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Lured by the glow of electrified ions dancing in a glass tube, I live in a world where rusted patinas and retro imagery evoke the glorious days of roadside America. By creating art from industrial materials in a form that once represented the essence of commerce, my work challenges the notion of what art really is, while paying homage to those neon masters who were true artists in their own right. I am devoted to preserving the deep artistic roots of 20th-century pop culture as embodied by these icons of Americana. Though my pieces appear to be old relics rescued from forgotten attractions on abandoned highways, every one is a new creation, handcrafted using time-honored techniques and aged with a special process that gives each piece its own weathered character.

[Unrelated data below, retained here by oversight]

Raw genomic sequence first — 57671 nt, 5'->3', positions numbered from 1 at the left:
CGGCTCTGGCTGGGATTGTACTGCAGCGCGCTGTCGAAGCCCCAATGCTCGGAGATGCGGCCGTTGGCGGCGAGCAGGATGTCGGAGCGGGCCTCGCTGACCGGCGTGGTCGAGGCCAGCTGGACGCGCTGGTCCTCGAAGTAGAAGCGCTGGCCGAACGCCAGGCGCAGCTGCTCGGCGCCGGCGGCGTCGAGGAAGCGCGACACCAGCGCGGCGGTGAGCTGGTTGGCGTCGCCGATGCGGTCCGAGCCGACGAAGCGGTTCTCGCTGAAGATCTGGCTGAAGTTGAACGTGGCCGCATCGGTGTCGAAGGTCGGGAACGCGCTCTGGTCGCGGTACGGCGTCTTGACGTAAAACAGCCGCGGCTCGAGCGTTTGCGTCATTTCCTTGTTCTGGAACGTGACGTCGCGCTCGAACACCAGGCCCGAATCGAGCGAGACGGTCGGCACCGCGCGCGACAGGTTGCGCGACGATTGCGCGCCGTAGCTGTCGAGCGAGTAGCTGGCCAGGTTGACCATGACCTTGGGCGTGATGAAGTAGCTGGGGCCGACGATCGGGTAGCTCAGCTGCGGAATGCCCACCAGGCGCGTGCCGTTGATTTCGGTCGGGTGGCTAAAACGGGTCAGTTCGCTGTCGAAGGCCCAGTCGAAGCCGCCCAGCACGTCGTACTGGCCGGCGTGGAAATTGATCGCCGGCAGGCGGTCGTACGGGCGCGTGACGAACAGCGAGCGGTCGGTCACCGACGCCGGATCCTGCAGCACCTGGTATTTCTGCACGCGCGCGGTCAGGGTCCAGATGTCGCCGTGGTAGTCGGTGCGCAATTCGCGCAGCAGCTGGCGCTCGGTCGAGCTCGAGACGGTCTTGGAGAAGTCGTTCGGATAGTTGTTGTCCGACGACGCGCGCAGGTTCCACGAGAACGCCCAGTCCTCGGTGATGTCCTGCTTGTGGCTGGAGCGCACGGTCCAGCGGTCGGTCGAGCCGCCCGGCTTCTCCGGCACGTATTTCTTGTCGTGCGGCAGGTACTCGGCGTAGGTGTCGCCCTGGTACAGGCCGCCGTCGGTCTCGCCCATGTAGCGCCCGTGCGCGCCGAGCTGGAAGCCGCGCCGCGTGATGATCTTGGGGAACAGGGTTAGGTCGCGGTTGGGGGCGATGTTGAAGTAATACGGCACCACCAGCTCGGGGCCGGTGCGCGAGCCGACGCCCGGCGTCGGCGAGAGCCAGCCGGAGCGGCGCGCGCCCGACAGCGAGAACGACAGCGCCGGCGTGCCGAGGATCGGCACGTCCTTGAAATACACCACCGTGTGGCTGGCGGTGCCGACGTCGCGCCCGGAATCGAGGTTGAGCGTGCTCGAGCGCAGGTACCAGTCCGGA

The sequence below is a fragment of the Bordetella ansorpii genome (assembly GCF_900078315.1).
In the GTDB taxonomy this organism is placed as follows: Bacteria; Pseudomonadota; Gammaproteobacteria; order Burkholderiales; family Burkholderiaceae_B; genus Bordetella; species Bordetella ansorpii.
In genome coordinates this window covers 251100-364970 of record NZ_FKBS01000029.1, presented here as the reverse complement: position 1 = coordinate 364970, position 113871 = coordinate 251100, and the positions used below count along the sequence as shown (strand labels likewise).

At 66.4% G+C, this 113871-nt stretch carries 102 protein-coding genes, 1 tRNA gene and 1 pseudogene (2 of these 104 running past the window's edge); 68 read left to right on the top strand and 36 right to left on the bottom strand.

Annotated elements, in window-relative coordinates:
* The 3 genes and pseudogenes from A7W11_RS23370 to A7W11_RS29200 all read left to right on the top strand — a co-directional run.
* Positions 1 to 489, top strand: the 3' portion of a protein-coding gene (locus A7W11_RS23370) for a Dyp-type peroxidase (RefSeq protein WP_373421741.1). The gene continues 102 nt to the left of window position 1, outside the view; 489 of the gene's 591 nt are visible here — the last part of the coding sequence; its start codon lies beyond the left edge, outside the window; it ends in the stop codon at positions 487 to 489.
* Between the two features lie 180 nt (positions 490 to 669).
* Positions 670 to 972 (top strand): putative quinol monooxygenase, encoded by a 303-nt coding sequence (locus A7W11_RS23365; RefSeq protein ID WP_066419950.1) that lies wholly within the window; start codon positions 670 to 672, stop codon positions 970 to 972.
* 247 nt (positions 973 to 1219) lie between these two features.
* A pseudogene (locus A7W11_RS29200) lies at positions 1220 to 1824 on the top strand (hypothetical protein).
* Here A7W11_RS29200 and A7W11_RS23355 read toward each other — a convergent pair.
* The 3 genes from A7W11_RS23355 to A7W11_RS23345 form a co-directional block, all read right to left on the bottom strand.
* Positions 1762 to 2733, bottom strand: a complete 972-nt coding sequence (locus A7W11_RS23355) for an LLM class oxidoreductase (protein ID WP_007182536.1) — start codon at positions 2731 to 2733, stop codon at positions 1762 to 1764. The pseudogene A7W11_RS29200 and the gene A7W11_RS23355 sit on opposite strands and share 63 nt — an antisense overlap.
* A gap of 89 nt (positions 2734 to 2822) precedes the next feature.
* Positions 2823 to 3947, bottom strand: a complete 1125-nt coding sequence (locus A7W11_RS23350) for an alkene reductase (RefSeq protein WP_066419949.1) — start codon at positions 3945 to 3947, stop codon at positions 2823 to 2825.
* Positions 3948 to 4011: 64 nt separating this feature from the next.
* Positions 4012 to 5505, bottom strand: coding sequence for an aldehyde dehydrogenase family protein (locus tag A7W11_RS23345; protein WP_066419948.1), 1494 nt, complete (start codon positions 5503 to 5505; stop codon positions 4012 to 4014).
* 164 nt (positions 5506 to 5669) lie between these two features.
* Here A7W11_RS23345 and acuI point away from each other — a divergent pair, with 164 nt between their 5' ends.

The art I create is rustic and garish and over-the-top. These objects don’t harmonize nicely with others in their presence; they dominate. Energy courses through them, electrifying their surroundings as well. They’re like that guy at a party who dresses wildly and talks too loudly, but everyone in the room finds him utterly fascinating.


Neon historically has given unique identities to businesses large and small, often serving as a beacon, beckoning passersby to come closer. That notion forms the heart of what I do. I like to use the bee-like buzzing and changing day-to-night shimmer of neon — these familiar elements of our past that carry deep meaning for so many — to attract people to my art, then inspire a larger discussion regarding what we love about the towns and cities where we grew up or now live.

My hope is that, by crafting art meant to be enjoyed by generations to come, I might also inspire others to preserve those special elements of our past.

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